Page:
CASSAR: That’s actually what populated the History Channel were all those kind of conspiracy shows around the assassination [of JFK] and that’s been done. And when we looked at it, even from a documentary point of view, hardly any have been done about who these people were as people. That was our motivation through all of it and from the actor’s point of view too. It really became about, “let’s dig in and try to portray who these people were just as people, not as politicians or inhabitants of Camelot.”
AX: So why is it okay to run the conspiracy part of it into the ground and no one seems to pull those shows from the air, but you can’t do the one you’re doing?
CASSAR: You’re absolutely right, there is no actual reason. This should be more embraced than those quite honestly. Most of those other projects are based on conjecture, not on fact. All of what we based THE KENNEDYS on are in books. History Channel made us triple source every single thing we did. We not only had to find [facts] in one history book, we had to find it in three. We really made an effort to tell the truest story we could tell. Obviously, a private conversation between Jack and Jackie in the bedroom, you could only surmise what happened, but even then we were surmising it based on the observations of the people at the White House at those given times – what the relationship was like being observed by the people around them.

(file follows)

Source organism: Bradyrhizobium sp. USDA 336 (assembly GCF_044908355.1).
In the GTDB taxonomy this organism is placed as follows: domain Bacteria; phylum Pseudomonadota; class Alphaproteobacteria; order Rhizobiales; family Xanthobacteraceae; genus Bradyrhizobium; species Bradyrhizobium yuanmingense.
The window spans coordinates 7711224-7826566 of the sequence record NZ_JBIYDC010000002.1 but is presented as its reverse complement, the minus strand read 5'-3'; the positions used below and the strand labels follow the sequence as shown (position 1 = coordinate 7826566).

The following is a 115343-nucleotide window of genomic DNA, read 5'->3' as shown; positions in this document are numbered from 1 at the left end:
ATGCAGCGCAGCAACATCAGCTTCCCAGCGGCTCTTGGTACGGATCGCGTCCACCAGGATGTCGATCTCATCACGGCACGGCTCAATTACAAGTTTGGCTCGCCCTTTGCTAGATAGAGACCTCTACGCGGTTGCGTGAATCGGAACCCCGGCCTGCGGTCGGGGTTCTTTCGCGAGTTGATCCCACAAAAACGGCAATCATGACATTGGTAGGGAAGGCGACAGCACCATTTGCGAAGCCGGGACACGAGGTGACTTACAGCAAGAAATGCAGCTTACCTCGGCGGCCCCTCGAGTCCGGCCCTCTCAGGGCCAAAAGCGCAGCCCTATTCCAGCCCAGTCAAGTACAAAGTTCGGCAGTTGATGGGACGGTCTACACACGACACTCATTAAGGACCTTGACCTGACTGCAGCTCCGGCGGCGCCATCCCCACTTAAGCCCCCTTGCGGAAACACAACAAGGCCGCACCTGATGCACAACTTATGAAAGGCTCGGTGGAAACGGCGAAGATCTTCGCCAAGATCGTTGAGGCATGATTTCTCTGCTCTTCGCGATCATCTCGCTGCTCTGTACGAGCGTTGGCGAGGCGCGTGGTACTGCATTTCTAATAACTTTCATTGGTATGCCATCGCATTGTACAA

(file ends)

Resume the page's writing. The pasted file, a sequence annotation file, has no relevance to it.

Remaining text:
AX: Barry Pepper [who plays Robert Kennedy] is such an incredible actor and he’s one of these actors who have been around for so long and he does the best work, yet he’s still not a household name.
CASSAR: He truly is amazing and he’s a consummate professional. They all were, but Barry takes everything to another level and he did a massive amount of research and had an iPod with Bobby’s speech in his ear the whole time we were on set. Right up to when I said “action” he was listening to Bobby. It wasn’t necessarily the dialogue that he was doing, it was just the cadence, so he always had it in his head. I found myself listening to Barry’s voice in my head all weekend as Bobby. He got it so right. He’s just a guy that comes to the game to play at 100 percent. It comes out in his performances. You can see it. You can see the work that he puts into it.
To find out more information on THE KENNEDYS on the Reelz Channel – CLICK HERE